Hello! You are visitor number 88397! I may be a bit narcissistic, but I don't quite want to talk about myself for pages and pages on my website anymore. I could, but that might be a bit depressing. Meh, at least I have a job.
Suffice it to say I'm a pansexual nudist roadgeek with issues including but not limited to depression, selective eating disorder, and possibly Asperger's syndrome. But again, this page isn't about me. Instead, it's my space for random thoughts which I hope you'll find interesting or amusing.
By the way, if you don't like the fonts or colors on my website, now you can override them using the Style Chooser! As for other improvements to this site, I really need to redo the guestbook, get the counter/greeter system to work how I originally intended, and oh yeah, get in the habit of adding content more often…
I hope you'll find the following quote amusing and/or thought-provoking.
“I hate television. I hate it as much as peanuts. But I can't stop eating peanuts.”
— Orson Welles, New York Herald Tribune, (Oct.12, 1956)
A new quote is randomly selected three times each day. For your convenience, here's a permanent link to this quote.
Here you'll find brief anecdotes which usually are worth the time spent reading them.
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When I lived on campus, I used to carry a comb from a barber shop in a small town near my parents' house. The name of the barber shop was printed on the comb. One day I noticed it was missing. A few days later, a short distance away from my dorm building, I found a comb with the name of the small town barber shop printed on it sitting on the ground. I suppose there's a chance it wasn't the same comb as the one I lost, but I claimed it as my own anyway.
When I was a lot younger and somewhat more hormonal, I once brought my girlfriend to a LAN party with some friends. She had to be home by a certain time, so before too long we had to leave. On the way back to her house, I took the scenic route, and we enjoyed some mellow music that went well with the wintry night.
When we finally reached my girlfriend's house, we were late by the better part of an hour. Our excuse was, we got lost. Most people who know me would be quite surprised by that excuse. To this day I'm not sure if her dad believed us.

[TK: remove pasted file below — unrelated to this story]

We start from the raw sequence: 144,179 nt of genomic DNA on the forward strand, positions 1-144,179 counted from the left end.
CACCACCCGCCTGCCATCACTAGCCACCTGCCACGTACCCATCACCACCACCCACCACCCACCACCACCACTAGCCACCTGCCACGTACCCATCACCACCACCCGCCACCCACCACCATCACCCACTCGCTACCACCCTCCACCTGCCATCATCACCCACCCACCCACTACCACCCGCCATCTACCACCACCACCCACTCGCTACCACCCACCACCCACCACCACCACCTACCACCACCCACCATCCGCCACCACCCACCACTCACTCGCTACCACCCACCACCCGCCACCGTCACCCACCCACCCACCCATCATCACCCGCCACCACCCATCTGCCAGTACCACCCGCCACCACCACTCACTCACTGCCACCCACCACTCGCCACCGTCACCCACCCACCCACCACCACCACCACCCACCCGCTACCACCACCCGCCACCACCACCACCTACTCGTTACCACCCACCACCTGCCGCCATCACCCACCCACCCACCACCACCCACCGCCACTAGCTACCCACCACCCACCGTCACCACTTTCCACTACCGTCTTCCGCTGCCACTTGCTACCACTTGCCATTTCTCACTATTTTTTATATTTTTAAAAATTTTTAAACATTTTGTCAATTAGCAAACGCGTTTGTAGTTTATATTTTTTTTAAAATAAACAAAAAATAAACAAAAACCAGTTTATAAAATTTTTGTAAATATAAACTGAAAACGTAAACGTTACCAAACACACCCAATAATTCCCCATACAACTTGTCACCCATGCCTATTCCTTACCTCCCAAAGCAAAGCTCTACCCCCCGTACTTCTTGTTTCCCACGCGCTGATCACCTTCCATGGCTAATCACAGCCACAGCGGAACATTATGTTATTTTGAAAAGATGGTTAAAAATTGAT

When I returned to the LAN party, my friends noted that I couldn't stop grinning. They quickly lept to a conclusion — the very conclusion that we didn't want my girlfriend's dad to reach when we told him we got lost.
So what really happened? All I'm going to say is, don't jump to conclusions.
This one time, during a discussion about how much damage would occur at different distances from a nuclear blast in downtown Columbus, I meant to say West Broad Street, but the sounds got a little mixed up in my head, and I would have said Breast Wad Street had I not caught myself halfway through the first word.
This is the opinion section of my site. If I have something to say to a general audience that won't fit in a tweet, it'll probably end up here.
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Obviously, 3D is the hottest trend in movies. Some people like it, and some people don't. Honestly, there are some things not to like about 3D movies. For one thing, it usually adds a couple of bucks to the price of the ticket. And then there are those “gimmicky” 3D shots where something is poked or stabbed at the audience's collective face; some people might still like that, but for me it got old years ago. There have been instances when someone heard a movie is going to be made in 3D and reacted, “I hope not.”
Now I'm going to draw parallels with previous advancements in movie technology. First, sound. That one's pretty obvious, as the inclusion of sound adds an entirely new sense into the mix. Was there any early dislike of talkies? Maybe from the deaf community. But for the most part, adding sound to movies was and has been considered a very good thing. Of course, there continues to be the occasional instance of sound used to startle the audience, like in many horror movies and every IMAX film I've ever seen at the Air Force Museum. But for the most part, sound in movies is just a realistic portrayal of the story… and some music that comes from nowhere. Moving on…